Spin Me a Rainbow is an adorable game from Eeboo, a company that has very consistently cute and lovely artwork.  They make several different versions of the classic memory matching game, but this one is has a bingo twist to it. 

Flick the spinner to play; first to gather all the shapes wins.  Combining colors, shapes, matching, and cute animals, this is an adorable and very simple game that children three to four years old will enjoy.  (Older children may find it not challenging, but we have several other Eeboo games to suit a variety of ages.)

Spin Me a Rainbow, $16, 1-4 players, ages 3+

Prices and availability may vary – call store for current info.


Tuesday, April 14th, 2009


Bananagrams is so much fun!  Think of it perhaps as a portable, scrambled version of Scrabble.  The attractive banana-shaped carry bag and the banana terms make this competitive anagram game quite apPEELing.

Players each build their own crossword, often rearranging to accommodate new letters.  “SPLIT!” starts the game; the reserve pile is the “BUNCH”; players may “PEEL” and “DUMP” to replenish their letters or trade them out; and the game ends with a player calling “BANANAS!” 

Standard game play can be hectic – players grab and scramble and often must draw new letters that require major shuffling of their crossword.  The instructions provide alternate rules that allow for shorter, easier, or solo games.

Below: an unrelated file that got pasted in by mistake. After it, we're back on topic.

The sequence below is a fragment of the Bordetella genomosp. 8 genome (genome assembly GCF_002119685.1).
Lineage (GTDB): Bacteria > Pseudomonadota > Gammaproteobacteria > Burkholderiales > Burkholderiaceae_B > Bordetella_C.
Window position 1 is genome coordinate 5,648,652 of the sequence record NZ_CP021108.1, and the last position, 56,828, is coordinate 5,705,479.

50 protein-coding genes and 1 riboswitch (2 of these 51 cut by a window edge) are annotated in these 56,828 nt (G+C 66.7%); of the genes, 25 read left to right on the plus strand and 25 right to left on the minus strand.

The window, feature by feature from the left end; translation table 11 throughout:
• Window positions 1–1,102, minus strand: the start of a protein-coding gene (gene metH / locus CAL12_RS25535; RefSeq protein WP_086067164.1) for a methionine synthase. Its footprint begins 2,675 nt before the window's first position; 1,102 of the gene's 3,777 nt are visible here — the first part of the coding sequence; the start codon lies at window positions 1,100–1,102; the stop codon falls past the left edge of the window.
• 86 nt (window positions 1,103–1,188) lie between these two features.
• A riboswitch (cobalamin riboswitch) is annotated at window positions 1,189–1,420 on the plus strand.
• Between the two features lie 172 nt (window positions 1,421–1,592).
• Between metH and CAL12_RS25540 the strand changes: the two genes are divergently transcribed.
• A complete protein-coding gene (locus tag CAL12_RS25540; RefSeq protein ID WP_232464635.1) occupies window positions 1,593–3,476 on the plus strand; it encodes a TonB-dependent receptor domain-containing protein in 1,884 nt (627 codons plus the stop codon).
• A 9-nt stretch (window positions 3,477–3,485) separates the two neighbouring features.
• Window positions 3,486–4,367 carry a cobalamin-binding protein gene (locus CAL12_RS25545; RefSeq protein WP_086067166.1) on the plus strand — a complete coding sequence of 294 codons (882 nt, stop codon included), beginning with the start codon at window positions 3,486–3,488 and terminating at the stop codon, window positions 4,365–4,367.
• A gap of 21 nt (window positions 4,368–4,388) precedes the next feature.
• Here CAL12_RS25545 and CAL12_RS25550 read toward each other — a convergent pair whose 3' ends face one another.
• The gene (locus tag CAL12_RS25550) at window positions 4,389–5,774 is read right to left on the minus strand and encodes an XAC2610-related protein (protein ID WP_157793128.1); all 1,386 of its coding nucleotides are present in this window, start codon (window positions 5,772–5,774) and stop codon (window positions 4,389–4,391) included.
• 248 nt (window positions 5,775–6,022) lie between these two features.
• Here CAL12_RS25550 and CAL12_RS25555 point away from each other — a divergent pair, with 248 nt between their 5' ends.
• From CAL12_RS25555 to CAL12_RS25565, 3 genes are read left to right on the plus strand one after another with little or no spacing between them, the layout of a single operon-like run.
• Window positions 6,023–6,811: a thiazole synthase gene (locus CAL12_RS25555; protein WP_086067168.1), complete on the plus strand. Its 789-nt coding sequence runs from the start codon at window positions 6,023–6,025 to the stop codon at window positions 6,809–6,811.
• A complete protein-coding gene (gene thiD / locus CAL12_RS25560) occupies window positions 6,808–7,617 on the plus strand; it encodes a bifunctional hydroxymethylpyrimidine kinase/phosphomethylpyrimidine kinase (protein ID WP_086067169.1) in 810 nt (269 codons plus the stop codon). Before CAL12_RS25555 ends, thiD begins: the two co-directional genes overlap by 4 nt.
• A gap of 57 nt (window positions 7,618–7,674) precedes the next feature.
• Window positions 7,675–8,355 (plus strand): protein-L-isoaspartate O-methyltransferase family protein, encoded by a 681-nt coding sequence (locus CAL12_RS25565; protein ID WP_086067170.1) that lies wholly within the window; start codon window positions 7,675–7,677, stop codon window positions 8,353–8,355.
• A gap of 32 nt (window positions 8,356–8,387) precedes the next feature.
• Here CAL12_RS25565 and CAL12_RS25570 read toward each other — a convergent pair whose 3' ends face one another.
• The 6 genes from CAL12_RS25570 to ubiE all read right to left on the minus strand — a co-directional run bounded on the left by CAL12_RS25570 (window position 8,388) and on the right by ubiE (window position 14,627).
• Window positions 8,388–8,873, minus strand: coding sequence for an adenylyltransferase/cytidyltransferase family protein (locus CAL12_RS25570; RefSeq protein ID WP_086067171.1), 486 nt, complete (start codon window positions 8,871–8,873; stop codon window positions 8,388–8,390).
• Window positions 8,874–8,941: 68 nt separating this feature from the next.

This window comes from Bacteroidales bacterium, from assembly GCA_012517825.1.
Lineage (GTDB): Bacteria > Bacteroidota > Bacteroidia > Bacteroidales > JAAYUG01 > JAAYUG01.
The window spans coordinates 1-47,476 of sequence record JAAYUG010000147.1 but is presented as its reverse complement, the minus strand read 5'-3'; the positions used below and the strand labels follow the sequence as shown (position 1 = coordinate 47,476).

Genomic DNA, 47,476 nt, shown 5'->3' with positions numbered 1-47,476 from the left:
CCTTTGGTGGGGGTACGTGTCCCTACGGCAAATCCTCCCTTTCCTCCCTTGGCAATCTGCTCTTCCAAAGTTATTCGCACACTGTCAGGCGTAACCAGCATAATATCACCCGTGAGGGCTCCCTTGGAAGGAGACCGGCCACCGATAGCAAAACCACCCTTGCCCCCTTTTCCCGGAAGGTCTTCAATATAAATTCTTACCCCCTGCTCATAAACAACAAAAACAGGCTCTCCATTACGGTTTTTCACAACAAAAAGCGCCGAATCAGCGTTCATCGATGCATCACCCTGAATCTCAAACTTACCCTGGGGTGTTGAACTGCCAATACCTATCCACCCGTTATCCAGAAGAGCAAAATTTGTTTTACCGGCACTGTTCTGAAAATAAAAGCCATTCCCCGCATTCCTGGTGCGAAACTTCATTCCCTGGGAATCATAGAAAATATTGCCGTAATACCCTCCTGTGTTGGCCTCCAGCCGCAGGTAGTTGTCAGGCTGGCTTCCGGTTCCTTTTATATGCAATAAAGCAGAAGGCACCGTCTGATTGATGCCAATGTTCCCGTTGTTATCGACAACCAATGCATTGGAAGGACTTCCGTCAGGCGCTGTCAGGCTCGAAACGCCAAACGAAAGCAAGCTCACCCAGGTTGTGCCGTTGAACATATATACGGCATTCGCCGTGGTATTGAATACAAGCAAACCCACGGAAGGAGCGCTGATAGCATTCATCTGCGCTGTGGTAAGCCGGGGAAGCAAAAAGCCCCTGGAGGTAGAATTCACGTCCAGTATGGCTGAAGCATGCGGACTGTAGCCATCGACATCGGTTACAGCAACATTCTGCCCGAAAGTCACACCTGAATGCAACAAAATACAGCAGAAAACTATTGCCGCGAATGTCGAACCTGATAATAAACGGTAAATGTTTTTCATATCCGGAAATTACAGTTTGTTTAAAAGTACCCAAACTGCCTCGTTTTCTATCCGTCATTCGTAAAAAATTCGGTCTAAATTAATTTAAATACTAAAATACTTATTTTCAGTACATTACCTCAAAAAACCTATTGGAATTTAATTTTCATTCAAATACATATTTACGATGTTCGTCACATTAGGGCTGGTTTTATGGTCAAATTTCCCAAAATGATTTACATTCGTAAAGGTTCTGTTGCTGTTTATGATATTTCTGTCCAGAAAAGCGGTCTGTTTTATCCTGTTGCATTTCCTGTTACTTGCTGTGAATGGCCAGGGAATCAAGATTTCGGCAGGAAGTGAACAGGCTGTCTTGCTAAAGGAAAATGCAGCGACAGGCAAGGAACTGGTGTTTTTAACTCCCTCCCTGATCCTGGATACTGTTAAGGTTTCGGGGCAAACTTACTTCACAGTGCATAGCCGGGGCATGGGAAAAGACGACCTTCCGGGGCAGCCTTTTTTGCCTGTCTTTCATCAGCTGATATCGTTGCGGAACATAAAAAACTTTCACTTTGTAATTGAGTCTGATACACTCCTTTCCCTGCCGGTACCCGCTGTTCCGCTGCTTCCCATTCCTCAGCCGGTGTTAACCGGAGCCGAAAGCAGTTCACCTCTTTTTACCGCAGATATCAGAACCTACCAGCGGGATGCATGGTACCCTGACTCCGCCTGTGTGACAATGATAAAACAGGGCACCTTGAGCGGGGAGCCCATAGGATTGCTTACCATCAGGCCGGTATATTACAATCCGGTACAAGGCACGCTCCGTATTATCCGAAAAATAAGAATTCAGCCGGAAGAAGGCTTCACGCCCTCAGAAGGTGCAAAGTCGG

If you leave the tiles out on a table, you will probably find yourself and your family magnetically drawn to play “just a quick round” any time you pass by.  For more challenge, try playing in another language, using a foreign dictionary to decide allowable words.  We have a demo out on our games table – stop in and play a round!

Game of the Week: Set Cubed

Tuesday, March 10th, 2009

I have long been a fan of the SET card game, and, recently, I finally had the pleasure of playing Set Cubed. In a roomful of Set enthusiasts, this version is no less engrossing than the original. As usual, players from other tables tend to wander over between turns and help out (though I think this is more out of compulsion than compassion!).

The similarities to Scrabble are many: players draw SET dice from a bag and play onto any existing set on the board, and there are also bonus squares and wild dice. I worried that the omission of the shading variable in this version would make the game too simple, but the strategy required for piece placement more than makes up for this. Deciding on an order of placement for your pieces can have a profound effect on other players’ ability to build further sets from those same pieces.